11 Xbox One myths debunked - Kinect, online checks, game prices and more

Clearing the waters muddied by Microsoft messaging

Some have called the internet the single greatest contribution to human knowledge, effectively doing away with the need for organic memory banks in puny, carbon-based lifeforms such as you and (for the record) I. Others, however, style it history's grandest and most protracted round of Chinese Whispers.

The potential for ambiguity is vast, as Microsoft discovered last month when a handful of vague statements on Xbox One's game licensing policies triggered a landslide of speculation pieces and partial headlines. In what follows, we address some of the more excitable, lingering claims about the console's capabilities, game licensing and Kinect. We can't answer all the questions, but we can put a few of the rumours to rest.

UPDATE: Microsoft has now cancelled Xbox One's controversial game licensing policies, thus rendering much of the information below obsolete. Still, the stuff about Kinect and games focus is worth a read.


1. Microsoft charges for/blocks the resale of Xbox One games
No, it doesn't, but you can only sell back your games to "participating retailers". Hopefully, these won't be limited to the bigger chains and supermarkets. Publishers have the ability to impose additional charges for and restrictions on the resale of Xbox One games via Xbox Live, however, so you might want to send your friendly neighbourhood corporate juggernaut a sternly worded letter on the benefits of free and unregulated transfer of property.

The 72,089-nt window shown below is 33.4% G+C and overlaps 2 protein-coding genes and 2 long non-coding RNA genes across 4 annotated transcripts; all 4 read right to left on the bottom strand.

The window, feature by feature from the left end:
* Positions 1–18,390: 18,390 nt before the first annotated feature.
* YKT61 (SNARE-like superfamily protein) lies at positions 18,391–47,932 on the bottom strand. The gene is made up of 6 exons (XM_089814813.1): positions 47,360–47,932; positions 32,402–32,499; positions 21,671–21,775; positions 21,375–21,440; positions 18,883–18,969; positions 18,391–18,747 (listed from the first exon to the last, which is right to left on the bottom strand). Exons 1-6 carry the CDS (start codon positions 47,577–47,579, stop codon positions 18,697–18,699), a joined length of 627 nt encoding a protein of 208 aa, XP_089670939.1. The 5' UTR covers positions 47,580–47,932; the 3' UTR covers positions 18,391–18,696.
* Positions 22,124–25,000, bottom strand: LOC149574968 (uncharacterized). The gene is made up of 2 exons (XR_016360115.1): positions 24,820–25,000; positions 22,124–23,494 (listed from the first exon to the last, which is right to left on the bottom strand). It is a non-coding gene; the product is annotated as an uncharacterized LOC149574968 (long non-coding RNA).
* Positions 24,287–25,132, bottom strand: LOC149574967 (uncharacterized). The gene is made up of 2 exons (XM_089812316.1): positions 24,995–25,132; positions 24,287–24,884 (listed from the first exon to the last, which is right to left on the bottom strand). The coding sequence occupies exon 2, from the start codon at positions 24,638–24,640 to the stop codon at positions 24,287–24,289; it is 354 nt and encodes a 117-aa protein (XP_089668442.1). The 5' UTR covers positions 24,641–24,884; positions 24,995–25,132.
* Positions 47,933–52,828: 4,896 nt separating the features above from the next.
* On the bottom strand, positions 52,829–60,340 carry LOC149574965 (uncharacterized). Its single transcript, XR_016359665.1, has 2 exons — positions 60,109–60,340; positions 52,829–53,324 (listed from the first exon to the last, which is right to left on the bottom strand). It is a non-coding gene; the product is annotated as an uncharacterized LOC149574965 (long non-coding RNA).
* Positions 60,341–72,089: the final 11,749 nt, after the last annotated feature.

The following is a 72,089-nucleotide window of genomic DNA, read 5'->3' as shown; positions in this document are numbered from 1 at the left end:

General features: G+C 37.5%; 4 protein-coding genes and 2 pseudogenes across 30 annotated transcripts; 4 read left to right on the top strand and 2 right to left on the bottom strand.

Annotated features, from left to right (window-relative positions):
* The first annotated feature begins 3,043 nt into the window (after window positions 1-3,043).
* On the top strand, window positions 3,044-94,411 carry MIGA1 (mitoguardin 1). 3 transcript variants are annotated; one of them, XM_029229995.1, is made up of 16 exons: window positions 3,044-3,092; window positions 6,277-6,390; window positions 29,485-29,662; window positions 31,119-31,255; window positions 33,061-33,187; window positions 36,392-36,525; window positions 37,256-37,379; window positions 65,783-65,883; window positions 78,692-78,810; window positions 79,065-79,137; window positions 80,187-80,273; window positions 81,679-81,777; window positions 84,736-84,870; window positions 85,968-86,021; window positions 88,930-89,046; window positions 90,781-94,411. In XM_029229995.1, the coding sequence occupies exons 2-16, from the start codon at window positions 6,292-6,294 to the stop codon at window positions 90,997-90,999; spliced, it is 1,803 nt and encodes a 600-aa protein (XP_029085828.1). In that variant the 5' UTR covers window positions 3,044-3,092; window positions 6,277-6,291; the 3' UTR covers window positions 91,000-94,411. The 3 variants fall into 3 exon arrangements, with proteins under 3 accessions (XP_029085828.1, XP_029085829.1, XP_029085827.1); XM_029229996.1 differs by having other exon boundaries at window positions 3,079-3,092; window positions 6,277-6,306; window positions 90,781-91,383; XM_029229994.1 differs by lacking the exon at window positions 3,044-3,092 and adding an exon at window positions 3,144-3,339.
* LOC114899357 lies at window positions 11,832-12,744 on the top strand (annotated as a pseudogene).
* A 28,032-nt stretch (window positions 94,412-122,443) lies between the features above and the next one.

EA, Activision and co have yet to make clear their plans for this aspect of Xbox One, though there's possibly something to deduce from EA's decision to retire the unpopular Online Pass scheme.

2. The Xbox One blocks game loans and gifting
You can only give the disc itself to one Xbox Live friend, currently, and he or she'll need to have been your friend for 30 days. You'll also need the publisher's consent, which sounds ominous. You can, however, share your entire digital games library (which includes games you've bought on disc) with up to 10 other Xbox Live friends (they need to be "family members", technically, but Microsoft doesn't mind you bending the rules). The aforesaid friends can access the content from their own consoles, though it's not clear whether Microsoft will allow two people to play the same digital copy of a game simultaneously.

Additionally, Microsoft's Phil Spencer has suggested that Xbox One's lending schemes aren't set in stone. "We understand lending and the benefits of lending, so, funny videos aside, we get it," he told Kotaku in a recent interview. "We want to make sure we land on the right solution that fits a digital ecosystem moving forward." Later in the chat, Spencer put it a little more boldly: "we don't have a lending solution today." More to come, hopefully.


3. Xbox One's always-on Kinect is spying on me
No, it isn't. For starters, you can set Kinect to be entirely unaware and unresponsive if you choose, though it'll still need to be plugged in for Xbox One to run. Some apps and games may require Kinect functionality to operate, of course, so you'll need to turn the sensor back on for these. You can also set it to remain active even when the console is switched off, but it won't gather data about you while in this state - the machine listens out for a single activation phrase, "Xbox On". Finally, Kinect features can be "paused" during gameplay or movie playback.

  1 2 3